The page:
When you live near the forest, in the country, one of the things that you have to be prepared to face is fire. We live 1/2 mile from the Bitterroot Mountains, and our property is mostly treed. So it was inevitable that in 2009 a forest fire started (or was purposely started) in the canyon at the end of our road.
At first, it was a small fire that probably could have been easily handled. The Forest Service, in typical government fashion, decided to let it burn. Of course, they’ll deny this but they actually said in a news story or press release that they were going to let it burn. Later when everyone got really mad about how the fire was handled, they denied saying it. Anyway, with high winds it quickly started to burn out of control. It started about 3 miles back in the canyon, so 3-1/2 miles away from our home, but with 60-mile-per-hour winds, guess how quickly it could have been at our doorstep? We frequently have windy afternoons.
We actually were under a pre-evacuation order, which means they want you to start thinking about packing up. One night I went outside to see if I could see the fire, and to my horror the entire hillside a few miles north of us was on fire! The wind had kicked up and the fire had jumped into the next canyon and was burning down toward the valley floor very quickly. When I saw that I ran inside and told him we needed to start packing immediately. We packed our valuables and a lot of his chiropractic equipment into the back of our big Chevy stake bed truck and drove over to a friend’s house. Three or so days later we brought it all back.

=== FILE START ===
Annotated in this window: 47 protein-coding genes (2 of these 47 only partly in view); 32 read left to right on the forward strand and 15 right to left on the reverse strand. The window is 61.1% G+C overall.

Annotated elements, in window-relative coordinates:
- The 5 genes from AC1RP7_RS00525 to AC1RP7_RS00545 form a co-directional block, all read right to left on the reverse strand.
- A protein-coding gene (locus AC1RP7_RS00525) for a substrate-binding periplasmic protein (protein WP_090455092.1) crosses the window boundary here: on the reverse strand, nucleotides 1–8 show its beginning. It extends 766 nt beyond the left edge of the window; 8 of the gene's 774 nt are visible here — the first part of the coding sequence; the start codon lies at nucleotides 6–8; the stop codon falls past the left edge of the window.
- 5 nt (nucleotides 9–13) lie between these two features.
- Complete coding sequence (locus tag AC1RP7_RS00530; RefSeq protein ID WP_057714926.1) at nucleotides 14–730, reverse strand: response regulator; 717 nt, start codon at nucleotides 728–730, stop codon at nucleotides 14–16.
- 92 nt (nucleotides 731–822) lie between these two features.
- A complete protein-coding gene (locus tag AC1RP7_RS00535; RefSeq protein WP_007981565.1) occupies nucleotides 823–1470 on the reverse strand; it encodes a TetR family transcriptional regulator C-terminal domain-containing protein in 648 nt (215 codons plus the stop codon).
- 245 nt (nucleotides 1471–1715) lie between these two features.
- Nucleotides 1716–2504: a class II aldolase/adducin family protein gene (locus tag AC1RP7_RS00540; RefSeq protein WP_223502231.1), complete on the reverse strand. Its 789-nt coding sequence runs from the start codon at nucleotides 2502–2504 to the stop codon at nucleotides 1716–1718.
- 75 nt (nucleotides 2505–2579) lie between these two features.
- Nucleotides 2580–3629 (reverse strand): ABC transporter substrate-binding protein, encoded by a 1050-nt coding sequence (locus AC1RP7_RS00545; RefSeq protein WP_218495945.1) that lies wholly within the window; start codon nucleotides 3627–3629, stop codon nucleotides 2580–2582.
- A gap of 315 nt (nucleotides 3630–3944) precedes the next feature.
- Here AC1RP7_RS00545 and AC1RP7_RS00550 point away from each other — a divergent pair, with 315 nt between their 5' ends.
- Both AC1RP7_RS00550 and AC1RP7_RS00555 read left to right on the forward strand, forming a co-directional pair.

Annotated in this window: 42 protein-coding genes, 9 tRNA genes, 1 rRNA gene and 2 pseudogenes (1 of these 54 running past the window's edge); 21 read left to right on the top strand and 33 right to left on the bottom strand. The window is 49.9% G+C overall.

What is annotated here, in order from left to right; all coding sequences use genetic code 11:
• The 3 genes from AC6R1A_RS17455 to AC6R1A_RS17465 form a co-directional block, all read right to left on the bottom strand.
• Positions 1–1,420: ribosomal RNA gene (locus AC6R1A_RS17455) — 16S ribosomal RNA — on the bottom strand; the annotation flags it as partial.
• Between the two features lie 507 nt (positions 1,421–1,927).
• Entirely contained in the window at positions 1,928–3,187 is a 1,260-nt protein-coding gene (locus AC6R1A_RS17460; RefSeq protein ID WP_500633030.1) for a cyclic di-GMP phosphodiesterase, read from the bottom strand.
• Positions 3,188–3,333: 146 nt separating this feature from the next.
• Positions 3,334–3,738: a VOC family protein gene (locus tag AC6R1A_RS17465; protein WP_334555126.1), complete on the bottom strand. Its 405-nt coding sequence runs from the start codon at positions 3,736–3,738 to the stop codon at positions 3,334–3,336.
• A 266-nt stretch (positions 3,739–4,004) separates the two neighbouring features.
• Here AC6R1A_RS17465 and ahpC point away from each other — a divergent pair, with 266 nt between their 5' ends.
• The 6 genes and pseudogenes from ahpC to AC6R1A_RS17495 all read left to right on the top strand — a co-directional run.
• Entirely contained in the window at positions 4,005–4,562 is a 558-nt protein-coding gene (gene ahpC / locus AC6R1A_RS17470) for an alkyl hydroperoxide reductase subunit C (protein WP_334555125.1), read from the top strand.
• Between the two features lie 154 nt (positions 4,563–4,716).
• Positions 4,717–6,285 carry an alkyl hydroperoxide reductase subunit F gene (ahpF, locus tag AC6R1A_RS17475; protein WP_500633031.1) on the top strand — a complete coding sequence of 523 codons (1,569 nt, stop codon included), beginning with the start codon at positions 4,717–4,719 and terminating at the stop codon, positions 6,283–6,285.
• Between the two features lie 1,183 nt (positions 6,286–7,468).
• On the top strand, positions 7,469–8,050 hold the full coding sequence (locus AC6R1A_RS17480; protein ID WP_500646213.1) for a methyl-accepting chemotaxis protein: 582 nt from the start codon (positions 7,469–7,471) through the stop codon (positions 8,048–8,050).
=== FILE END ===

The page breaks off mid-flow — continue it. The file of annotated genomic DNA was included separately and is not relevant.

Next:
A few weeks later we had a severe wind warning, which can mean the kind of wind that would bring the fire to our property, so we packed up again, drove to our friends house and actually unpacked everything. When something like this happens it really makes you evaluate what is important in your life. I realized that as long as my animals and my husband were safe, nothing else really mattered. If the worst happened, we would rebuild our house and make something new and wonderful.
We left our things at our friends house since we really didn’t know what was going to happen. The fire started in the middle of July, and it was three months before the weather in the mountains was cold enough to snow and put out the fire. It was the most stressful three months of our lives! I’m really glad our house didn’t burn down but it was a good lesson in putting things in perspective.